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This article was written in Collaboration with Senior Analyst, Olivier Blanchard.
Yesterday, the Wall Street Journal broke a story about the possibility that future iPhones, presumably released in late 2018, would no longer use Qualcomm modems, and instead source them from Intel, and possibly even MediaTek. This story, while seemingly benign to the average reader, could mean a pretty big shakeup in the mobile industry, if only for the substantial implications this decision would have regarding the quality of future Apple products.
One of the many feathers in Qualcomm’s hat is that it has long been known as the leader in modem technology for high-end smart devices. That continues to be true to this day. Apple deciding to replace Qualcomm with an Intel or a MediaTek seems like a step in the wrong direction if the smartphone giant is serious about remaining competitive in a fast-moving market it has already struggled to keep up with in recent years. This isn’t to say Intel or MediaTek aren’t great companies. In fact, I highly admire Intel and their inventions. However, they are new to this space and have to catch up with Qualcomm, who have been leading the mobile space for a long time. Behind-closed-doors rumblings from fellow analysts in the space suggest that this decision, should it prove to be more than just a poorly timed bluff, would be, at best, a poor substitute, and, at worst, a tremendous (and unnecessary) risk for Apple. This isn’t to say that the modems made by other players in the silicon space are bad. They’re fine. It’s just that when you’re Apple, “fine” may not be enough. Case in point: This decision would immediately create two major hurdles for not only Apple but its new suppliers:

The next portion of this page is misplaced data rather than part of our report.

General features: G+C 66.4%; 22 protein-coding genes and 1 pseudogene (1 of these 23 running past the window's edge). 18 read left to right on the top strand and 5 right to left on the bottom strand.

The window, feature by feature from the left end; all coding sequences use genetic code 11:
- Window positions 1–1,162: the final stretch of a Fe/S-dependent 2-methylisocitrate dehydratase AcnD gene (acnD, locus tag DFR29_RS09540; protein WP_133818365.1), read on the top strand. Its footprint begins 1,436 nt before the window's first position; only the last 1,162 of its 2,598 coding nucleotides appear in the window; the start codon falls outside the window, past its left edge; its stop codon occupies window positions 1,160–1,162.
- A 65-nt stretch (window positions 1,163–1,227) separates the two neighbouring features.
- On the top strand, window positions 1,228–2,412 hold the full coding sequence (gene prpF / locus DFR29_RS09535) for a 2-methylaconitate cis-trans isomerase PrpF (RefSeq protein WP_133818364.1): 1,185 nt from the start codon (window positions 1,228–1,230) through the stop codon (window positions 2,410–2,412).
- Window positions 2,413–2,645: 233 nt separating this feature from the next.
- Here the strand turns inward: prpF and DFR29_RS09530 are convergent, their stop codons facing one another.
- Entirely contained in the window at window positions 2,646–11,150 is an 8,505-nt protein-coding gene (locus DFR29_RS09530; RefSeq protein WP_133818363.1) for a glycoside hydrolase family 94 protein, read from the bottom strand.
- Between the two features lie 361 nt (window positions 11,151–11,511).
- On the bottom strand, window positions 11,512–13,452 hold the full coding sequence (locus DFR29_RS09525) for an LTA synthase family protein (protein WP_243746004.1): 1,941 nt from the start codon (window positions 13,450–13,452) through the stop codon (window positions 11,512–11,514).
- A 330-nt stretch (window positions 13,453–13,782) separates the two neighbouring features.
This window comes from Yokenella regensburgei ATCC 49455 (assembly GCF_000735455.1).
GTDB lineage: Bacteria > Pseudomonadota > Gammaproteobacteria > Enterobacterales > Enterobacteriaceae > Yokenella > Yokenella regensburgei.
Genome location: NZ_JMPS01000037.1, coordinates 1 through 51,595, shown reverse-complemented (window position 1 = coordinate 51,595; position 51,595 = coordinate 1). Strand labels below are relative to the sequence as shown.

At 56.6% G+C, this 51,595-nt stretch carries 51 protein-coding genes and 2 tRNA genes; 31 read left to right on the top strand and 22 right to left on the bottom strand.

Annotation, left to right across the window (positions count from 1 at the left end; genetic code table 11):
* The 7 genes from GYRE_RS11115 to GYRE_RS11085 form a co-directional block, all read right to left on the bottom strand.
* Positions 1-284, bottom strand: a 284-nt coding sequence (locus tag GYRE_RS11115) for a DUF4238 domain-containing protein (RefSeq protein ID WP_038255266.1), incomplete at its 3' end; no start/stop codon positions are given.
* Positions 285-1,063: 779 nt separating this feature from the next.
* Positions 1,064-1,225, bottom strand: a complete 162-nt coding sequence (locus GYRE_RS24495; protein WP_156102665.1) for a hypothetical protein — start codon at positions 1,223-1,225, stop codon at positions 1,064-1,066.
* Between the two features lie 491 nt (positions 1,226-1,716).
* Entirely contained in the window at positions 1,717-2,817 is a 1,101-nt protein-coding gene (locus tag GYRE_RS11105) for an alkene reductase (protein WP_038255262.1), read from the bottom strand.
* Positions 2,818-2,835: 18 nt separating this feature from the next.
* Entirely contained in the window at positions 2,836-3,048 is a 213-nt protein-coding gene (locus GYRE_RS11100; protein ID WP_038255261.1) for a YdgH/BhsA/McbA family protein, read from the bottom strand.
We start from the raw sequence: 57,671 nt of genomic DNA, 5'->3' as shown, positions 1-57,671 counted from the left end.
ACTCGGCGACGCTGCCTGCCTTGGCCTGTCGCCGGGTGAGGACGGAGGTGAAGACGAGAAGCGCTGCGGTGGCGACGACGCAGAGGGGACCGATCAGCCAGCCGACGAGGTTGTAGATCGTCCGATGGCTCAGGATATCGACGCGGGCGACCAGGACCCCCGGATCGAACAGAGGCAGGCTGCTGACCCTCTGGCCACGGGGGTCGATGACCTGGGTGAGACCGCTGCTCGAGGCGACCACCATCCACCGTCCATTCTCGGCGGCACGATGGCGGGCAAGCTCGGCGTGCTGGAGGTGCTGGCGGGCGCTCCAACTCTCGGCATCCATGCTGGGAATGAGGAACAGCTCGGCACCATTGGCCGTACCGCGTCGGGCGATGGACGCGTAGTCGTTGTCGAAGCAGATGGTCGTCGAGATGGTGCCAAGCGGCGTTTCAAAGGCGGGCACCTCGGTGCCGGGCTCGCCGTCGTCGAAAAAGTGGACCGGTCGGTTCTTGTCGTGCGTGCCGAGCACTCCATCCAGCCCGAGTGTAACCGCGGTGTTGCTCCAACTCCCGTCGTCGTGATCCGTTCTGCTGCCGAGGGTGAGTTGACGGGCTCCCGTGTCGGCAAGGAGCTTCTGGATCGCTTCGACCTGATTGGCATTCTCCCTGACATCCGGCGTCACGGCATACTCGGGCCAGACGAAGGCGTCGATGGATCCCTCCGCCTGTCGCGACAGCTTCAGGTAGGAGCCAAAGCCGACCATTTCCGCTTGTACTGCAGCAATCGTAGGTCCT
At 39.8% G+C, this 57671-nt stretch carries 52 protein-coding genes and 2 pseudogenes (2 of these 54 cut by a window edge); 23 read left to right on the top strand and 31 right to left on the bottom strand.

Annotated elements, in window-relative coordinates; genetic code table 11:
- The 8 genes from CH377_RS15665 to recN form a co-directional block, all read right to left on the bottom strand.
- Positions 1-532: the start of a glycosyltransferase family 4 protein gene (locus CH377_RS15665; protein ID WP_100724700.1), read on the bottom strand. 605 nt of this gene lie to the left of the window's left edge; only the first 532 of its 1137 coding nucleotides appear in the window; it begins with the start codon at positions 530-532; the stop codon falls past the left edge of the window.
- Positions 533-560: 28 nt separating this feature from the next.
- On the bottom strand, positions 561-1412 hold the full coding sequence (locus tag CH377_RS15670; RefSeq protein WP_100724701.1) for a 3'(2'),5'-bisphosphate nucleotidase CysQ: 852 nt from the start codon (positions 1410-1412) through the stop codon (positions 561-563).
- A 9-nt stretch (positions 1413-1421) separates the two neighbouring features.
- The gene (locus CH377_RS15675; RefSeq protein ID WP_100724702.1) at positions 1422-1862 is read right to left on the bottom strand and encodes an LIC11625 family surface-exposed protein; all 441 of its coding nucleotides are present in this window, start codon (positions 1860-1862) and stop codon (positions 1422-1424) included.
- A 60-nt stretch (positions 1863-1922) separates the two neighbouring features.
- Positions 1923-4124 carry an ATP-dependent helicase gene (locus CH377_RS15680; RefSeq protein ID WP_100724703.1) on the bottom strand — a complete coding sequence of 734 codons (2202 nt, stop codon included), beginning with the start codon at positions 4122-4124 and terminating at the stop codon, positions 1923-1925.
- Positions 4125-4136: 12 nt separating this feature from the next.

- Can companies like Intel and MediaTek really deliver the degree of hardware certifications and testing that a company like Apple would need in order for the next iPhone to be competitive globally by this time next year?
- Can their hardware, which, by most accounts, isn’t up to par with Qualcomm’s yet, deliver the kind of superior user experience that Apple customers have come to expect? Especially given Apple’s ever-inflating price-points, and the quickly expanding menu of impressive smartphone alternatives from competitors like Samsung, Google, and Huawei.
With this in mind, I want to dig a little further into this story to focus on the technological implications of that decision, assuming Apple is serious, and its business implications.